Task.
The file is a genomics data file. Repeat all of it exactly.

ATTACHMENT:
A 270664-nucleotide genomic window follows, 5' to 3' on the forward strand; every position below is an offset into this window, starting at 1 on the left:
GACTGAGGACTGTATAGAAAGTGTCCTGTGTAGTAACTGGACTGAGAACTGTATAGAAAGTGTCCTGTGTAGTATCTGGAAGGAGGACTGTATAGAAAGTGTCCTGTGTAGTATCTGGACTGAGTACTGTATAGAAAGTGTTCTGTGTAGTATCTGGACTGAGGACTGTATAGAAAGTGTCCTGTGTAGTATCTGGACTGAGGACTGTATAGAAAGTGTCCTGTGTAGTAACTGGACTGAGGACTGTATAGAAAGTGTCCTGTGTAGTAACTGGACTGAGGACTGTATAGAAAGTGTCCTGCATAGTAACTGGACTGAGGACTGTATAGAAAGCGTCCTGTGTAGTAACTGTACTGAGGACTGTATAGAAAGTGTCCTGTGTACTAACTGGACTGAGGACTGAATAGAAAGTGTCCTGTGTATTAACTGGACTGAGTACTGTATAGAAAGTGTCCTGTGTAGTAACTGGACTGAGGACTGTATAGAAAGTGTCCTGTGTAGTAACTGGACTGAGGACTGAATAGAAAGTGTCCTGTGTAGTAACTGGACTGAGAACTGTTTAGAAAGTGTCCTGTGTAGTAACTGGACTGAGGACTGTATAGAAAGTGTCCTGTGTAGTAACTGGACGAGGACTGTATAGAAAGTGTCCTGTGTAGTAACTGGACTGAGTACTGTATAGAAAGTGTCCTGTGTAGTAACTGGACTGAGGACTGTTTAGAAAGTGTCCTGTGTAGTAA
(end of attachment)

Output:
A 270664-nucleotide genomic window follows, 5' to 3' on the forward strand; every position below is an offset into this window, starting at 1 on the left:
GACTGAGGACTGTATAGAAAGTGTCCTGTGTAGTAACTGGACTGAGAACTGTATAGAAAGTGTCCTGTGTAGTATCTGGAAGGAGGACTGTATAGAAAGTGTCCTGTGTAGTATCTGGACTGAGTACTGTATAGAAAGTGTTCTGTGTAGTATCTGGACTGAGGACTGTATAGAAAGTGTCCTGTGTAGTATCTGGACTGAGGACTGTATAGAAAGTGTCCTGTGTAGTAACTGGACTGAGGACTGTATAGAAAGTGTCCTGTGTAGTAACTGGACTGAGGACTGTATAGAAAGTGTCCTGCATAGTAACTGGACTGAGGACTGTATAGAAAGCGTCCTGTGTAGTAACTGTACTGAGGACTGTATAGAAAGTGTCCTGTGTACTAACTGGACTGAGGACTGAATAGAAAGTGTCCTGTGTATTAACTGGACTGAGTACTGTATAGAAAGTGTCCTGTGTAGTAACTGGACTGAGGACTGTATAGAAAGTGTCCTGTGTAGTAACTGGACTGAGGACTGAATAGAAAGTGTCCTGTGTAGTAACTGGACTGAGAACTGTTTAGAAAGTGTCCTGTGTAGTAACTGGACTGAGGACTGTATAGAAAGTGTCCTGTGTAGTAACTGGACGAGGACTGTATAGAAAGTGTCCTGTGTAGTAACTGGACTGAGTACTGTATAGAAAGTGTCCTGTGTAGTAACTGGACTGAGGACTGTTTAGAAAGTGTCCTGTGTAGTAA